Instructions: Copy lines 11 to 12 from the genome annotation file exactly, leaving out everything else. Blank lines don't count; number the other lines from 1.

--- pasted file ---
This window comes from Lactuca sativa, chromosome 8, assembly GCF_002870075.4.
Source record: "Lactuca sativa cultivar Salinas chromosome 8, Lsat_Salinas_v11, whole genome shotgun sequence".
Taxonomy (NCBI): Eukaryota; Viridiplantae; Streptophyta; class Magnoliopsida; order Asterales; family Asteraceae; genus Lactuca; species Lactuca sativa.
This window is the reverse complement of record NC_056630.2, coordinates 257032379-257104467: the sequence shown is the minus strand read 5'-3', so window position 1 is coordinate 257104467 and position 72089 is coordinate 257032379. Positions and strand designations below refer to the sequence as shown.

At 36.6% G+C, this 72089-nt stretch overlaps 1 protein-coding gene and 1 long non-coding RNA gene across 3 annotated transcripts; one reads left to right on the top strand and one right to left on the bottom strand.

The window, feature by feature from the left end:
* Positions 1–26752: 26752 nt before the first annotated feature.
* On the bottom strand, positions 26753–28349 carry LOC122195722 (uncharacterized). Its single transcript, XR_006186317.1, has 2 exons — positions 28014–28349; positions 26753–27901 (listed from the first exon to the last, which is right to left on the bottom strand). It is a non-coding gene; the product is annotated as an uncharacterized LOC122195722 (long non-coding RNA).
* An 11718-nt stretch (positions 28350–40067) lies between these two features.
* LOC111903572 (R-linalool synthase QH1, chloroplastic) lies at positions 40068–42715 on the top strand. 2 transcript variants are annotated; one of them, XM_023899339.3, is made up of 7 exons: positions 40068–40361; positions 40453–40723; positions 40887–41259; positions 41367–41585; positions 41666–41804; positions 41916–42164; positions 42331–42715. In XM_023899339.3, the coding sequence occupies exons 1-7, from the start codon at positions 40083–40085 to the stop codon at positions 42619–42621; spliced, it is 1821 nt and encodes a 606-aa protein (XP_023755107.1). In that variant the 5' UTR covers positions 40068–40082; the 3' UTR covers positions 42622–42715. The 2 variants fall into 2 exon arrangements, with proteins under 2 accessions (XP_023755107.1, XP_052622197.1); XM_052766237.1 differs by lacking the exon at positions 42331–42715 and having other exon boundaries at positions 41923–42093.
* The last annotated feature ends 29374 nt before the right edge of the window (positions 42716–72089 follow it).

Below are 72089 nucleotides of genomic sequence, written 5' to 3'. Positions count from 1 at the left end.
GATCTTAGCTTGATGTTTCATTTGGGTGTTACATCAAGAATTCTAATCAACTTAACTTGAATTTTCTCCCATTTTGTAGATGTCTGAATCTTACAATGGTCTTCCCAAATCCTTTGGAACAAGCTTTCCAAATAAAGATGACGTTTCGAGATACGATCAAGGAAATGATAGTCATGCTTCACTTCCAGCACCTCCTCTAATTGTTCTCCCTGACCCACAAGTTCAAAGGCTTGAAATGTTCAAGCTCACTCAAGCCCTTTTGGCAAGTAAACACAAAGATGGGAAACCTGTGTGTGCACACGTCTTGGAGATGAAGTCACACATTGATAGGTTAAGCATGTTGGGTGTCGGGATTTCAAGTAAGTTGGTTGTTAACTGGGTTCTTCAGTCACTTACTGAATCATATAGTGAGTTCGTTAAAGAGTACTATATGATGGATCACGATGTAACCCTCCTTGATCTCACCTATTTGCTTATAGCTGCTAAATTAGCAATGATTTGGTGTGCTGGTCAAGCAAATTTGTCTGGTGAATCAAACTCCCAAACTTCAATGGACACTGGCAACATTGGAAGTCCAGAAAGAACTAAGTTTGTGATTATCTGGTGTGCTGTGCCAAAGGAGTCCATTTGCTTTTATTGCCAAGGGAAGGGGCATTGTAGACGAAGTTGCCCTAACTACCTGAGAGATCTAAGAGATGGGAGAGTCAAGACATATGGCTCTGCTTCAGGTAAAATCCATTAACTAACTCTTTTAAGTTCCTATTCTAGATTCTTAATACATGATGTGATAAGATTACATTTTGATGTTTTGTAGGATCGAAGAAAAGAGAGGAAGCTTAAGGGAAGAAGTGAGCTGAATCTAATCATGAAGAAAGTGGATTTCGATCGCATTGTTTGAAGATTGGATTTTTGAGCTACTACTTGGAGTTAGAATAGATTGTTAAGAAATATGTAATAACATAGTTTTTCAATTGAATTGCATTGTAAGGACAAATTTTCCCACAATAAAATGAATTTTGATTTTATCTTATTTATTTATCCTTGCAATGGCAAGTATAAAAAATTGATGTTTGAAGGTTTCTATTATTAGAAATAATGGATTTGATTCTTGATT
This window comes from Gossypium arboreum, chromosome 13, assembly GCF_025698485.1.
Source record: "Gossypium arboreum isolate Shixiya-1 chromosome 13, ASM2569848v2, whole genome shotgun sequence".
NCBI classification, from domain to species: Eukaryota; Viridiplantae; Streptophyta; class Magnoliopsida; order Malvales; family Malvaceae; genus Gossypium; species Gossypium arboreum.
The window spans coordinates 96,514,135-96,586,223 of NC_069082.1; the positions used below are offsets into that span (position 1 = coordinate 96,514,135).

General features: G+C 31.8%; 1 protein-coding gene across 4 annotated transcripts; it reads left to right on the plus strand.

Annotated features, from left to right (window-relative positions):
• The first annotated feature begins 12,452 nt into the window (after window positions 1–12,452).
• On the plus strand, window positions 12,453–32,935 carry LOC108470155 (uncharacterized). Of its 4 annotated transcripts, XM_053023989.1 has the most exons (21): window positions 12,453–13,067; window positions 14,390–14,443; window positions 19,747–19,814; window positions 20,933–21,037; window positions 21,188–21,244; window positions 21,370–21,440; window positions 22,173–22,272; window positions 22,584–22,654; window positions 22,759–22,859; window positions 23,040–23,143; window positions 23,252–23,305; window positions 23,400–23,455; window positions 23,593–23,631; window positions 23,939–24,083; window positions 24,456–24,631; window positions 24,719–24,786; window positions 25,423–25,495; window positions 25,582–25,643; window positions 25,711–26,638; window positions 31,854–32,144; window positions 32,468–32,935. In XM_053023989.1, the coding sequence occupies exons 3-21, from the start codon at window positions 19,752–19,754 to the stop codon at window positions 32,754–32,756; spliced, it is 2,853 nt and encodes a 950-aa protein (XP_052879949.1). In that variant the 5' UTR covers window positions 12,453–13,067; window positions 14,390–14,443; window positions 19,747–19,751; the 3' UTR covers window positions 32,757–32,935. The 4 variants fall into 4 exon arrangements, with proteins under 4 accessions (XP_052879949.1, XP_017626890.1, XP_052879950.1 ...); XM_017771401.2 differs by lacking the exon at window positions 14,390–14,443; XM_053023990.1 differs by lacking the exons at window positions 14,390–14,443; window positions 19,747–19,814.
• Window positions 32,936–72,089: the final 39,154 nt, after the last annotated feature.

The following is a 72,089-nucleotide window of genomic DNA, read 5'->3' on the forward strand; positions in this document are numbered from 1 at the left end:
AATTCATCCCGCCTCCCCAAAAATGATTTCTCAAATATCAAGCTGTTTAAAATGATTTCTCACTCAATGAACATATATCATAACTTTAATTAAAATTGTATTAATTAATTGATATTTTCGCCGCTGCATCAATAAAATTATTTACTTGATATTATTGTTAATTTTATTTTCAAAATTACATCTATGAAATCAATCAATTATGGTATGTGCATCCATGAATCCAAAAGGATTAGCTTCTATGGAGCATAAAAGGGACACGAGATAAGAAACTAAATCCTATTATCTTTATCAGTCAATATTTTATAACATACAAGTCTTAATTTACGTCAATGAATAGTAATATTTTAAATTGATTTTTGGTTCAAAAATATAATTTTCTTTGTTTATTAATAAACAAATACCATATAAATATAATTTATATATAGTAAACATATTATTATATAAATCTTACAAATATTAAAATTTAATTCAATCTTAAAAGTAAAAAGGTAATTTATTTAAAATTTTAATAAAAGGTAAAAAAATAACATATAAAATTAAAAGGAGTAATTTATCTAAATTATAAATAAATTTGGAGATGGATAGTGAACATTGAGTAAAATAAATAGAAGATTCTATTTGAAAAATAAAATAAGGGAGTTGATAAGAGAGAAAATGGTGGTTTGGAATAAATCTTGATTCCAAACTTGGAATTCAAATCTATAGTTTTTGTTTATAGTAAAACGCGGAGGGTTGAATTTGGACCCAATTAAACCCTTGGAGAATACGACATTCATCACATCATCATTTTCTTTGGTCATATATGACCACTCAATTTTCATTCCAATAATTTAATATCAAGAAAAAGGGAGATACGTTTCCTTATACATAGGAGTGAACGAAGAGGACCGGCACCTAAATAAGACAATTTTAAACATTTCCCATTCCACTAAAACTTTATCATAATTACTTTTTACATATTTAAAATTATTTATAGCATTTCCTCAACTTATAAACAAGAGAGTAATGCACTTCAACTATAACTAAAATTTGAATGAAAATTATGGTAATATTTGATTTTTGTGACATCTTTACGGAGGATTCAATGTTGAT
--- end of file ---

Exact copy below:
* The last annotated feature ends 29374 nt before the right edge of the window (positions 42716–72089 follow it).

Below are 72089 nucleotides of genomic sequence, written 5' to 3'. Positions count from 1 at the left end.